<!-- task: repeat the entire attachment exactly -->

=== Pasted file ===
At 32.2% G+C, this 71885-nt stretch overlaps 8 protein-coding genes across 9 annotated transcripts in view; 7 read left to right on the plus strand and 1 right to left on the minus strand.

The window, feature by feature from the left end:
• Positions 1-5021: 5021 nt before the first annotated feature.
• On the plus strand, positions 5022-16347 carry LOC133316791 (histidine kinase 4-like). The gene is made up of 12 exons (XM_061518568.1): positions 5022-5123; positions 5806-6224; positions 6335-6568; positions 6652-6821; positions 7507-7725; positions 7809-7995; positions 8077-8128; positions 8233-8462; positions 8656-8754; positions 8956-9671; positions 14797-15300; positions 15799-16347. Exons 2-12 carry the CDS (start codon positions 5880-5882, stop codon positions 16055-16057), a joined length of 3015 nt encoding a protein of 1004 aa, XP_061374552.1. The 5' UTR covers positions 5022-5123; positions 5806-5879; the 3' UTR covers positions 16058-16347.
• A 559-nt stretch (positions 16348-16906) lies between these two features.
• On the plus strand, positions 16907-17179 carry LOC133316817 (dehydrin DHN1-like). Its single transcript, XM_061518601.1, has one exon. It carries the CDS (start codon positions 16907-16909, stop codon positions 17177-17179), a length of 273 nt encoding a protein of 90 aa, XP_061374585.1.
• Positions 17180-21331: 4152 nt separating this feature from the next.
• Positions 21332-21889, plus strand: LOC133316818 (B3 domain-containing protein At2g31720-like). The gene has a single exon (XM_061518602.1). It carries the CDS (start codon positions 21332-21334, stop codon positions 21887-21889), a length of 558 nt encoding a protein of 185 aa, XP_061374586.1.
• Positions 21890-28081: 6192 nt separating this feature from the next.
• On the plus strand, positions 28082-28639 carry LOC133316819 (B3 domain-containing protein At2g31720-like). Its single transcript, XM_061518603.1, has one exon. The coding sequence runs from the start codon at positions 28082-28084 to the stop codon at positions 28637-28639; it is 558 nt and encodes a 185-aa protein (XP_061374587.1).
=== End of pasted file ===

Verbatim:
At 32.2% G+C, this 71885-nt stretch overlaps 8 protein-coding genes across 9 annotated transcripts in view; 7 read left to right on the plus strand and 1 right to left on the minus strand.

The window, feature by feature from the left end:
• Positions 1-5021: 5021 nt before the first annotated feature.
• On the plus strand, positions 5022-16347 carry LOC133316791 (histidine kinase 4-like). The gene is made up of 12 exons (XM_061518568.1): positions 5022-5123; positions 5806-6224; positions 6335-6568; positions 6652-6821; positions 7507-7725; positions 7809-7995; positions 8077-8128; positions 8233-8462; positions 8656-8754; positions 8956-9671; positions 14797-15300; positions 15799-16347. Exons 2-12 carry the CDS (start codon positions 5880-5882, stop codon positions 16055-16057), a joined length of 3015 nt encoding a protein of 1004 aa, XP_061374552.1. The 5' UTR covers positions 5022-5123; positions 5806-5879; the 3' UTR covers positions 16058-16347.
• A 559-nt stretch (positions 16348-16906) lies between these two features.
• On the plus strand, positions 16907-17179 carry LOC133316817 (dehydrin DHN1-like). Its single transcript, XM_061518601.1, has one exon. It carries the CDS (start codon positions 16907-16909, stop codon positions 17177-17179), a length of 273 nt encoding a protein of 90 aa, XP_061374585.1.
• Positions 17180-21331: 4152 nt separating this feature from the next.
• Positions 21332-21889, plus strand: LOC133316818 (B3 domain-containing protein At2g31720-like). The gene has a single exon (XM_061518602.1). It carries the CDS (start codon positions 21332-21334, stop codon positions 21887-21889), a length of 558 nt encoding a protein of 185 aa, XP_061374586.1.
• Positions 21890-28081: 6192 nt separating this feature from the next.
• On the plus strand, positions 28082-28639 carry LOC133316819 (B3 domain-containing protein At2g31720-like). Its single transcript, XM_061518603.1, has one exon. The coding sequence runs from the start codon at positions 28082-28084 to the stop codon at positions 28637-28639; it is 558 nt and encodes a 185-aa protein (XP_061374587.1).